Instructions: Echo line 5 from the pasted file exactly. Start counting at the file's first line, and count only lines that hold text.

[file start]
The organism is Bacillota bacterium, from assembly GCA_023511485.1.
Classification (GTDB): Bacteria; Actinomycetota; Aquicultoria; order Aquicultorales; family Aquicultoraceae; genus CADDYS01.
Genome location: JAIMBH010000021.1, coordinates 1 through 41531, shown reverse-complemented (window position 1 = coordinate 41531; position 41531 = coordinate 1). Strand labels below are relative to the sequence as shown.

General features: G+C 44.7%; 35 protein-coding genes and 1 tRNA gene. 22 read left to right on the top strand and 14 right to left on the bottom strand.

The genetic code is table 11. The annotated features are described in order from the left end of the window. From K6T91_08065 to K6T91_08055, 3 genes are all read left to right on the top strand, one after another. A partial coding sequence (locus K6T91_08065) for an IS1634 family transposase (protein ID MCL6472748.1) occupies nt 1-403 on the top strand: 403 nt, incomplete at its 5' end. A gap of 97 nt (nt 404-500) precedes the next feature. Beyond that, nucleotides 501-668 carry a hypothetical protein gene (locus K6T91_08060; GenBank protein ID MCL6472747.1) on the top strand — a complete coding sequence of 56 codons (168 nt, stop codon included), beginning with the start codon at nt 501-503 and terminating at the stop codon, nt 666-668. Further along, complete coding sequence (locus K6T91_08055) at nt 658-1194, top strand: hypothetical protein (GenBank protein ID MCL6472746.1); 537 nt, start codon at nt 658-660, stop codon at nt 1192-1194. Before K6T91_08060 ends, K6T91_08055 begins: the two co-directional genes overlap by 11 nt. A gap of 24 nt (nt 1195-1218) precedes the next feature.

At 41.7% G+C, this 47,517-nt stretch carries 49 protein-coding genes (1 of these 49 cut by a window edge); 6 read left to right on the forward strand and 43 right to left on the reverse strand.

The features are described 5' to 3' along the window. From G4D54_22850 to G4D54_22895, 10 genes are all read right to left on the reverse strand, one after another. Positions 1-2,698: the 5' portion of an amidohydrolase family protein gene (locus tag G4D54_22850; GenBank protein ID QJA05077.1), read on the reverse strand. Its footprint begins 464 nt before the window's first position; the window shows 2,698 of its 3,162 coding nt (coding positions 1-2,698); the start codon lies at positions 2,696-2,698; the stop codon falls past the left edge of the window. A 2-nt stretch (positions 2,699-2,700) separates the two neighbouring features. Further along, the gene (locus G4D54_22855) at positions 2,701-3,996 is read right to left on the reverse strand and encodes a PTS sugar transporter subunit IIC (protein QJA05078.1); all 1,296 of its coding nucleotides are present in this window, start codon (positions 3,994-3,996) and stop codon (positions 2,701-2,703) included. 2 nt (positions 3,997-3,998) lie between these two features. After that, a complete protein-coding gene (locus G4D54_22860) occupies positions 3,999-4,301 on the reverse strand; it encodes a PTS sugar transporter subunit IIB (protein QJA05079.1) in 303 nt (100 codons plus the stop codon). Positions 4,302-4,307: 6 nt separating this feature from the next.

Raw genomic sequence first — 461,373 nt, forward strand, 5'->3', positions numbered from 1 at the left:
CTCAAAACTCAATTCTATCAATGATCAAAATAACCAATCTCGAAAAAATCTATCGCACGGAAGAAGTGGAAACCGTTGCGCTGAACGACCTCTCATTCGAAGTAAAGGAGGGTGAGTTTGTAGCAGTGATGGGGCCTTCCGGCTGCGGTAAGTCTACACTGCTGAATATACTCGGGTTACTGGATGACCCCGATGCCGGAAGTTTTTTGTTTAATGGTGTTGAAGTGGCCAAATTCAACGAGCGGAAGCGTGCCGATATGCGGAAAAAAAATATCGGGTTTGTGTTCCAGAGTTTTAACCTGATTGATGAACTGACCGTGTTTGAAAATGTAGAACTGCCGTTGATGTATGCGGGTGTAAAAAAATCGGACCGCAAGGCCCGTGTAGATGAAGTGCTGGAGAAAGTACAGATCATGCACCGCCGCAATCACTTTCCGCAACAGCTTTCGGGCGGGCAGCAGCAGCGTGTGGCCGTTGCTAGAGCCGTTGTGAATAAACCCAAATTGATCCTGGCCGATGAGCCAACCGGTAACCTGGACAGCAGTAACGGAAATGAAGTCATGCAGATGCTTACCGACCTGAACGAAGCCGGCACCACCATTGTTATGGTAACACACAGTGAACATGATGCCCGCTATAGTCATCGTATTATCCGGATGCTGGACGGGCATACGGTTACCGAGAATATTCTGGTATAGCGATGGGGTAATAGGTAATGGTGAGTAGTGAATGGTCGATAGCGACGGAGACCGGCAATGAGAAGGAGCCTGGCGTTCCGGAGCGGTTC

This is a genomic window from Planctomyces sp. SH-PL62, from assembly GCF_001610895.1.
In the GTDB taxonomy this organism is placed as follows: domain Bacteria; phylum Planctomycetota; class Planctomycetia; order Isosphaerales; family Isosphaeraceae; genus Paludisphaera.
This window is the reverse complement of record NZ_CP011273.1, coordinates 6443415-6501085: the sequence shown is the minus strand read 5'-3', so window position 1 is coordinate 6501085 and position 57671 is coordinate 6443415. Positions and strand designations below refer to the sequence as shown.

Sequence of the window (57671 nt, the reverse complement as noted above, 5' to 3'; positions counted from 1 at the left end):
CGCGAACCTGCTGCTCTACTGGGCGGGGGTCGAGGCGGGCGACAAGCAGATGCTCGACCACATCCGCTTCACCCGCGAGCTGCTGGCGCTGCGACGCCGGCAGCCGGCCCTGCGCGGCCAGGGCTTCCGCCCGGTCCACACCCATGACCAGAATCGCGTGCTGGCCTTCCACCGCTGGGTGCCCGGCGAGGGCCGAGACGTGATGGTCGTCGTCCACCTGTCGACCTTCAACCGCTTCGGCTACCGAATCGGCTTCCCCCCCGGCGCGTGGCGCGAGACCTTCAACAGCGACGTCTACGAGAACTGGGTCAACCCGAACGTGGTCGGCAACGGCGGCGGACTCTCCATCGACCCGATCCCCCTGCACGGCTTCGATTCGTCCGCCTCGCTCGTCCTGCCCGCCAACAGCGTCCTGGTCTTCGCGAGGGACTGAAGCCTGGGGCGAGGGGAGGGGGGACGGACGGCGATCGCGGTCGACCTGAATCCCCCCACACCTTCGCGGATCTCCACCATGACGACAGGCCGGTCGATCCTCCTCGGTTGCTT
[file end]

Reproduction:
The genetic code is table 11. The annotated features are described in order from the left end of the window. From K6T91_08065 to K6T91_08055, 3 genes are all read left to right on the top strand, one after another. A partial coding sequence (locus K6T91_08065) for an IS1634 family transposase (protein ID MCL6472748.1) occupies nt 1-403 on the top strand: 403 nt, incomplete at its 5' end. A gap of 97 nt (nt 404-500) precedes the next feature. Beyond that, nucleotides 501-668 carry a hypothetical protein gene (locus K6T91_08060; GenBank protein ID MCL6472747.1) on the top strand — a complete coding sequence of 56 codons (168 nt, stop codon included), beginning with the start codon at nt 501-503 and terminating at the stop codon, nt 666-668. Further along, complete coding sequence (locus K6T91_08055) at nt 658-1194, top strand: hypothetical protein (GenBank protein ID MCL6472746.1); 537 nt, start codon at nt 658-660, stop codon at nt 1192-1194. Before K6T91_08060 ends, K6T91_08055 begins: the two co-directional genes overlap by 11 nt. A gap of 24 nt (nt 1195-1218) precedes the next feature.